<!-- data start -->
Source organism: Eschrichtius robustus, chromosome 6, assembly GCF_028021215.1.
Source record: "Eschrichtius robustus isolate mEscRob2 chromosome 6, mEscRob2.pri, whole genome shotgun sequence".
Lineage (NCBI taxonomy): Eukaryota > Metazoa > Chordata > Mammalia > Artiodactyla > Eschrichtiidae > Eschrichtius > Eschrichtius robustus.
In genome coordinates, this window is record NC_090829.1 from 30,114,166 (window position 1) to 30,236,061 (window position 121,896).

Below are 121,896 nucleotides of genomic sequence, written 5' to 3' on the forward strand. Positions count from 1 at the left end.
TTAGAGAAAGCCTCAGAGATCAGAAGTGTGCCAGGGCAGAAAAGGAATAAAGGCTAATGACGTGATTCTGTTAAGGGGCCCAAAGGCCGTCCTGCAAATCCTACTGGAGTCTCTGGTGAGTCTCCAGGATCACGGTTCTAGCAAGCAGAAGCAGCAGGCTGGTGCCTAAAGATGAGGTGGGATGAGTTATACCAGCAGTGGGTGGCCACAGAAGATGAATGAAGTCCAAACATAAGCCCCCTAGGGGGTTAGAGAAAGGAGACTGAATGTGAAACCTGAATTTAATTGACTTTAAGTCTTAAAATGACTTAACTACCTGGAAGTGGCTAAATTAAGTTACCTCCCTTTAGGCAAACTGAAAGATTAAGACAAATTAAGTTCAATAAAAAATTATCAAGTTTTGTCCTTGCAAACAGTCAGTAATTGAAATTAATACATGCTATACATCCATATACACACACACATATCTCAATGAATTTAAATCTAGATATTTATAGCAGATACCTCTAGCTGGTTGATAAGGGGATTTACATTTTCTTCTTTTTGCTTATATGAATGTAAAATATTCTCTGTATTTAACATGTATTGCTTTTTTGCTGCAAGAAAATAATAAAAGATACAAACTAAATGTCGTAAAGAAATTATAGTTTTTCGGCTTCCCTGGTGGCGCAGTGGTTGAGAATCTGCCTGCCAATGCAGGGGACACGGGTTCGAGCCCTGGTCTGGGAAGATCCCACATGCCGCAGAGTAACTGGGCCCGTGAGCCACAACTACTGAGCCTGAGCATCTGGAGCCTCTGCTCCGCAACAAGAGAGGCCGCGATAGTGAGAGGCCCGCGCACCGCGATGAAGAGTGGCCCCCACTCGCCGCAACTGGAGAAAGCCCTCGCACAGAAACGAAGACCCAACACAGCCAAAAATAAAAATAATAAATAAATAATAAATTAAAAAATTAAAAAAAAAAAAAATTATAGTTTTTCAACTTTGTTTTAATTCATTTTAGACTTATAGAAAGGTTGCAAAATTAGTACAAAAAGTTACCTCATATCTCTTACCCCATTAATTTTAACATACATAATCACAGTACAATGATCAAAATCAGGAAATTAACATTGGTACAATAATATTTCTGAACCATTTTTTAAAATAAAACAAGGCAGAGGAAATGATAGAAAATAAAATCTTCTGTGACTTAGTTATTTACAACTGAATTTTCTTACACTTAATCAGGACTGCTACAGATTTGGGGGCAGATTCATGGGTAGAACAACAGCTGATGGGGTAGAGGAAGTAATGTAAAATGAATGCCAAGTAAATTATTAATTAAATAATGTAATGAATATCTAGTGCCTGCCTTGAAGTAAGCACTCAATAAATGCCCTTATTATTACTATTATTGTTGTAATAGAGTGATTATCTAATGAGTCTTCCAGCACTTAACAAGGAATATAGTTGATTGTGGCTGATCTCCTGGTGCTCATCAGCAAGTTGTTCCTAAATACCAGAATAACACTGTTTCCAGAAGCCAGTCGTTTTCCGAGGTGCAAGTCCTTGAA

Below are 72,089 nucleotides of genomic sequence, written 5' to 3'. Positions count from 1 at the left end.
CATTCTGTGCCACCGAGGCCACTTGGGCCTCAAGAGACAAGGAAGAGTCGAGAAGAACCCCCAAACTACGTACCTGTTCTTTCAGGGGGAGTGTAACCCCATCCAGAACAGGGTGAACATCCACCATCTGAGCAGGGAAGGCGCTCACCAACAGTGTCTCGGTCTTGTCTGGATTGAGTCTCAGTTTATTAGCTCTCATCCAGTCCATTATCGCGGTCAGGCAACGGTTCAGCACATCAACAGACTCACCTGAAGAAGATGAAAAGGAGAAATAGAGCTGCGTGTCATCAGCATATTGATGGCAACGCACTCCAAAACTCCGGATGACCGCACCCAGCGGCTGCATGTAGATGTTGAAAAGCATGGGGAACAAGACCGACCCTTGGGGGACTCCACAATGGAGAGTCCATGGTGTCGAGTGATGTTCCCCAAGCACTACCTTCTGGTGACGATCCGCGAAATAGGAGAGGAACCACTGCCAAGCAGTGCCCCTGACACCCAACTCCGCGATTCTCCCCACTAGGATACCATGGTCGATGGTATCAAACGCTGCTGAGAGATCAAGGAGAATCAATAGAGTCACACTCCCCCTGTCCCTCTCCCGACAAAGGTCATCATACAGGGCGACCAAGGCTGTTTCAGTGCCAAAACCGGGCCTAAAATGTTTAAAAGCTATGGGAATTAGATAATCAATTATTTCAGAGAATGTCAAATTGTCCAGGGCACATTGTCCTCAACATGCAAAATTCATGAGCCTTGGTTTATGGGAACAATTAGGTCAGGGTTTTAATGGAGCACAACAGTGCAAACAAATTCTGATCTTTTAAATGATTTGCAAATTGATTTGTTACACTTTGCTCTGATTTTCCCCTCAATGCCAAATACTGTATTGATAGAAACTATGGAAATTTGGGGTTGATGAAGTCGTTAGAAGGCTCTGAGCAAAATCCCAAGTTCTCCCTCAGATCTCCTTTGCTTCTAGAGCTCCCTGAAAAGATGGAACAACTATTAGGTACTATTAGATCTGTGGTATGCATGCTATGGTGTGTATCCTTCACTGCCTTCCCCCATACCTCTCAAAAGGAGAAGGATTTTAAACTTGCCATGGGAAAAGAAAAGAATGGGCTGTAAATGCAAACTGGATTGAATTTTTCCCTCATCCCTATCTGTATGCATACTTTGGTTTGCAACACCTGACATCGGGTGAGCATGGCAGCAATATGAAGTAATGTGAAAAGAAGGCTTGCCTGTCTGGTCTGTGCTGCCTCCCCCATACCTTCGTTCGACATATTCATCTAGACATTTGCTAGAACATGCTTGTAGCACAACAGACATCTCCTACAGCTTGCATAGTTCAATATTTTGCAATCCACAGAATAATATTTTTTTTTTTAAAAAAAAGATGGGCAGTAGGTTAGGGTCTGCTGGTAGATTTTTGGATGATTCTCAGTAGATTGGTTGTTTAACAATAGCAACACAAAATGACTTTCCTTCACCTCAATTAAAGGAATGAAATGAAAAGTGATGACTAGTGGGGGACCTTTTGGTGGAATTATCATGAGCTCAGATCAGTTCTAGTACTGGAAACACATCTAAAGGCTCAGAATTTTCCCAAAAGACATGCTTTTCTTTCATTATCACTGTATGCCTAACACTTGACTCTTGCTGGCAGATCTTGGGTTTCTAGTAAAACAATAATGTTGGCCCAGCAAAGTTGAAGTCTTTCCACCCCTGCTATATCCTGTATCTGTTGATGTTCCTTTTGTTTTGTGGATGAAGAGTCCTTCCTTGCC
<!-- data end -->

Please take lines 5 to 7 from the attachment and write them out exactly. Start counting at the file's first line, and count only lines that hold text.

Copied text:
Below are 121,896 nucleotides of genomic sequence, written 5' to 3' on the forward strand. Positions count from 1 at the left end.
TTAGAGAAAGCCTCAGAGATCAGAAGTGTGCCAGGGCAGAAAAGGAATAAAGGCTAATGACGTGATTCTGTTAAGGGGCCCAAAGGCCGTCCTGCAAATCCTACTGGAGTCTCTGGTGAGTCTCCAGGATCACGGTTCTAGCAAGCAGAAGCAGCAGGCTGGTGCCTAAAGATGAGGTGGGATGAGTTATACCAGCAGTGGGTGGCCACAGAAGATGAATGAAGTCCAAACATAAGCCCCCTAGGGGGTTAGAGAAAGGAGACTGAATGTGAAACCTGAATTTAATTGACTTTAAGTCTTAAAATGACTTAACTACCTGGAAGTGGCTAAATTAAGTTACCTCCCTTTAGGCAAACTGAAAGATTAAGACAAATTAAGTTCAATAAAAAATTATCAAGTTTTGTCCTTGCAAACAGTCAGTAATTGAAATTAATACATGCTATACATCCATATACACACACACATATCTCAATGAATTTAAATCTAGATATTTATAGCAGATACCTCTAGCTGGTTGATAAGGGGATTTACATTTTCTTCTTTTTGCTTATATGAATGTAAAATATTCTCTGTATTTAACATGTATTGCTTTTTTGCTGCAAGAAAATAATAAAAGATACAAACTAAATGTCGTAAAGAAATTATAGTTTTTCGGCTTCCCTGGTGGCGCAGTGGTTGAGAATCTGCCTGCCAATGCAGGGGACACGGGTTCGAGCCCTGGTCTGGGAAGATCCCACATGCCGCAGAGTAACTGGGCCCGTGAGCCACAACTACTGAGCCTGAGCATCTGGAGCCTCTGCTCCGCAACAAGAGAGGCCGCGATAGTGAGAGGCCCGCGCACCGCGATGAAGAGTGGCCCCCACTCGCCGCAACTGGAGAAAGCCCTCGCACAGAAACGAAGACCCAACACAGCCAAAAATAAAAATAATAAATAAATAATAAATTAAAAAATTAAAAAAAAAAAAAATTATAGTTTTTCAACTTTGTTTTAATTCATTTTAGACTTATAGAAAGGTTGCAAAATTAGTACAAAAAGTTACCTCATATCTCTTACCCCATTAATTTTAACATACATAATCACAGTACAATGATCAAAATCAGGAAATTAACATTGGTACAATAATATTTCTGAACCATTTTTTAAAATAAAACAAGGCAGAGGAAATGATAGAAAATAAAATCTTCTGTGACTTAGTTATTTACAACTGAATTTTCTTACACTTAATCAGGACTGCTACAGATTTGGGGGCAGATTCATGGGTAGAACAACAGCTGATGGGGTAGAGGAAGTAATGTAAAATGAATGCCAAGTAAATTATTAATTAAATAATGTAATGAATATCTAGTGCCTGCCTTGAAGTAAGCACTCAATAAATGCCCTTATTATTACTATTATTGTTGTAATAGAGTGATTATCTAATGAGTCTTCCAGCACTTAACAAGGAATATAGTTGATTGTGGCTGATCTCCTGGTGCTCATCAGCAAGTTGTTCCTAAATACCAGAATAACACTGTTTCCAGAAGCCAGTCGTTTTCCGAGGTGCAAGTCCTTGAA

Below are 72,089 nucleotides of genomic sequence, written 5' to 3'. Positions count from 1 at the left end.